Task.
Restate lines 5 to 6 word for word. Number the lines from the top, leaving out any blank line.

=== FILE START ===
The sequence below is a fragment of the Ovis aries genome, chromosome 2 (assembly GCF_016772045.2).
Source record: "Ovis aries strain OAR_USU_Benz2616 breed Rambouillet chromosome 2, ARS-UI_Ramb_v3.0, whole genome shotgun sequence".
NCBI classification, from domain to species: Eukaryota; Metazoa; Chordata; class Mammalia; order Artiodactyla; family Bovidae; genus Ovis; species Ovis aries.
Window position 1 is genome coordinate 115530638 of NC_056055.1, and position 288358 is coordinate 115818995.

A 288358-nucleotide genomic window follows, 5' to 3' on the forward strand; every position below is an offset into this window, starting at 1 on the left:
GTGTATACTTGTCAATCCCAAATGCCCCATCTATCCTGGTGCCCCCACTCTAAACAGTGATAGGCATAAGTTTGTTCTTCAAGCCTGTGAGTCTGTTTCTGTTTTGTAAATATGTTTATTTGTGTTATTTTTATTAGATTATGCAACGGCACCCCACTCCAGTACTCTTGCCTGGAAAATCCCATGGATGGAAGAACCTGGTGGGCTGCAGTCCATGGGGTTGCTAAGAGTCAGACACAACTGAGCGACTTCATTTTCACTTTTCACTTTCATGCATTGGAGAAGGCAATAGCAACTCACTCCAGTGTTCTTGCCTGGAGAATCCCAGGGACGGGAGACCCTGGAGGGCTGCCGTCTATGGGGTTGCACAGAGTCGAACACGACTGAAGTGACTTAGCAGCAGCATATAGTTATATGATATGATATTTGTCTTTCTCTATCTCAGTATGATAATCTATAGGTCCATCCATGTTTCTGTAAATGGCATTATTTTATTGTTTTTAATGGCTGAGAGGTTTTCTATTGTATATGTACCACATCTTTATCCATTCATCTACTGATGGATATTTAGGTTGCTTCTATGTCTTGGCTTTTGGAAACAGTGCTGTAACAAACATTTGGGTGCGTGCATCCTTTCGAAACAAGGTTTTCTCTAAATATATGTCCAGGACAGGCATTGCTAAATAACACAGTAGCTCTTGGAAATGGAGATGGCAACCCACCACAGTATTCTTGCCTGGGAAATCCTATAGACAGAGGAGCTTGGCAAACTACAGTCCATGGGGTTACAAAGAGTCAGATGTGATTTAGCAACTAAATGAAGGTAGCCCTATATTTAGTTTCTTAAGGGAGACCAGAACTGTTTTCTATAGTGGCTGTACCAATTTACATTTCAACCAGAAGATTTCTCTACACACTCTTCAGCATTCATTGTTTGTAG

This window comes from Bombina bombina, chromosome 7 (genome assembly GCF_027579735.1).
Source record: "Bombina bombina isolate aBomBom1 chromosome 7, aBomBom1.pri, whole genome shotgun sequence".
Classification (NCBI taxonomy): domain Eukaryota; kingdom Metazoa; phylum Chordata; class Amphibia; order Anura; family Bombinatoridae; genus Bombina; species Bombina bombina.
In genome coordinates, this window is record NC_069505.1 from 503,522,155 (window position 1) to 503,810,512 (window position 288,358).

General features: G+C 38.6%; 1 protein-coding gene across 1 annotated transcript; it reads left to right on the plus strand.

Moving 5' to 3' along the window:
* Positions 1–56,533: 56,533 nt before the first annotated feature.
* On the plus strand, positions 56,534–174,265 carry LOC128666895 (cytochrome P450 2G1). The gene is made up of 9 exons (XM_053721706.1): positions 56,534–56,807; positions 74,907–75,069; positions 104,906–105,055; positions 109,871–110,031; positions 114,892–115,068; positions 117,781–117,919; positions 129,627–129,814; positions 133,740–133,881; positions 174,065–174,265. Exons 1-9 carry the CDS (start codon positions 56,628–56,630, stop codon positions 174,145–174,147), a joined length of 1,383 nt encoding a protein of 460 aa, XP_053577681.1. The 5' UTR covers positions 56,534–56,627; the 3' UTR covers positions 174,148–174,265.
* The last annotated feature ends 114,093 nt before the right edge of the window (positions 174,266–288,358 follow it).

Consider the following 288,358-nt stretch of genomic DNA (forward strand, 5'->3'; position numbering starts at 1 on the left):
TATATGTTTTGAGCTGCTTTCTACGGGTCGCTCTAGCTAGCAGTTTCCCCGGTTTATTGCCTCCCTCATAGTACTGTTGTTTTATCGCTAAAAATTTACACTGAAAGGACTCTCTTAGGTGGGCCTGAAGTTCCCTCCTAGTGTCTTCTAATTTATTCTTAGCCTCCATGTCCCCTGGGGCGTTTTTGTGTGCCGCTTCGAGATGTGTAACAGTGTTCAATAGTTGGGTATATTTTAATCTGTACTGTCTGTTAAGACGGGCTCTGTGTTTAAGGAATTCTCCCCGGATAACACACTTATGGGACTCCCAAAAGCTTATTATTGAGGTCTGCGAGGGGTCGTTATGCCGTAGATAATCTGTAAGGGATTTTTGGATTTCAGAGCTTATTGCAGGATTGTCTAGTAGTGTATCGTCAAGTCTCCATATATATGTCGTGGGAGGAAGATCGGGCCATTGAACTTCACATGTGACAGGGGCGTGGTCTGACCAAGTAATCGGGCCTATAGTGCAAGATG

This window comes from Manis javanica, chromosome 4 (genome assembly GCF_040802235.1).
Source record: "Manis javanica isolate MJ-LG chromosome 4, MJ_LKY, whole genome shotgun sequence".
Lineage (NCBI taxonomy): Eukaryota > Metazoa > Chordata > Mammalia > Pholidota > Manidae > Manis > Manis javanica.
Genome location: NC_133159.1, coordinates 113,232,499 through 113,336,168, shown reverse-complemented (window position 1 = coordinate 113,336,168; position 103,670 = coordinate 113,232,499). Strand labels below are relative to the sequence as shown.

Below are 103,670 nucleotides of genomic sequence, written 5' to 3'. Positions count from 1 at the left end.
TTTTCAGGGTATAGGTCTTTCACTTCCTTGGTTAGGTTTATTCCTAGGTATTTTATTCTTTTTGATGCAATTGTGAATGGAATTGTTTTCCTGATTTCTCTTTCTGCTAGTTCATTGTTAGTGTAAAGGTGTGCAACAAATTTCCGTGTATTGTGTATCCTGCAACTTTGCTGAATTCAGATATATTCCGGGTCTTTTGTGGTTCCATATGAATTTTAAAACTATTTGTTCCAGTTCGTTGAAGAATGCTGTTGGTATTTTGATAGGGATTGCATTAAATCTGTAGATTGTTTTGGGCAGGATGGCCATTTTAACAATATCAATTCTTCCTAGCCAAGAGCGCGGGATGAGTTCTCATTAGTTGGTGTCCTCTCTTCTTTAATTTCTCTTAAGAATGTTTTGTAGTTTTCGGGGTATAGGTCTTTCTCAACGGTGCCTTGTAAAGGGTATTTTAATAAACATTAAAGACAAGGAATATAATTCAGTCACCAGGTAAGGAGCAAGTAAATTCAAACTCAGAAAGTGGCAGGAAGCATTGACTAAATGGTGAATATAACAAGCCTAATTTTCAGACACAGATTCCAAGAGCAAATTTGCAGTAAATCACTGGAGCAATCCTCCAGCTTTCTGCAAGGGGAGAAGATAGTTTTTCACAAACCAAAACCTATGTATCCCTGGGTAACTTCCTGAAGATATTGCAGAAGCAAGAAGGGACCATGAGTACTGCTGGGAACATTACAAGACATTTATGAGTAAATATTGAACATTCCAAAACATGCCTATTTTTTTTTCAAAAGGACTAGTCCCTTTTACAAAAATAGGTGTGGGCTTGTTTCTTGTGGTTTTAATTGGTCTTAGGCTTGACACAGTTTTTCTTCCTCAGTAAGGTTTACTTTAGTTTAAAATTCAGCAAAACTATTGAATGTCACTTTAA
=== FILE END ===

A 288358-nucleotide genomic window follows, 5' to 3' on the forward strand; every position below is an offset into this window, starting at 1 on the left:
GTGTATACTTGTCAATCCCAAATGCCCCATCTATCCTGGTGCCCCCACTCTAAACAGTGATAGGCATAAGTTTGTTCTTCAAGCCTGTGAGTCTGTTTCTGTTTTGTAAATATGTTTATTTGTGTTATTTTTATTAGATTATGCAACGGCACCCCACTCCAGTACTCTTGCCTGGAAAATCCCATGGATGGAAGAACCTGGTGGGCTGCAGTCCATGGGGTTGCTAAGAGTCAGACACAACTGAGCGACTTCATTTTCACTTTTCACTTTCATGCATTGGAGAAGGCAATAGCAACTCACTCCAGTGTTCTTGCCTGGAGAATCCCAGGGACGGGAGACCCTGGAGGGCTGCCGTCTATGGGGTTGCACAGAGTCGAACACGACTGAAGTGACTTAGCAGCAGCATATAGTTATATGATATGATATTTGTCTTTCTCTATCTCAGTATGATAATCTATAGGTCCATCCATGTTTCTGTAAATGGCATTATTTTATTGTTTTTAATGGCTGAGAGGTTTTCTATTGTATATGTACCACATCTTTATCCATTCATCTACTGATGGATATTTAGGTTGCTTCTATGTCTTGGCTTTTGGAAACAGTGCTGTAACAAACATTTGGGTGCGTGCATCCTTTCGAAACAAGGTTTTCTCTAAATATATGTCCAGGACAGGCATTGCTAAATAACACAGTAGCTCTTGGAAATGGAGATGGCAACCCACCACAGTATTCTTGCCTGGGAAATCCTATAGACAGAGGAGCTTGGCAAACTACAGTCCATGGGGTTACAAAGAGTCAGATGTGATTTAGCAACTAAATGAAGGTAGCCCTATATTTAGTTTCTTAAGGGAGACCAGAACTGTTTTCTATAGTGGCTGTACCAATTTACATTTCAACCAGAAGATTTCTCTACACACTCTTCAGCATTCATTGTTTGTAG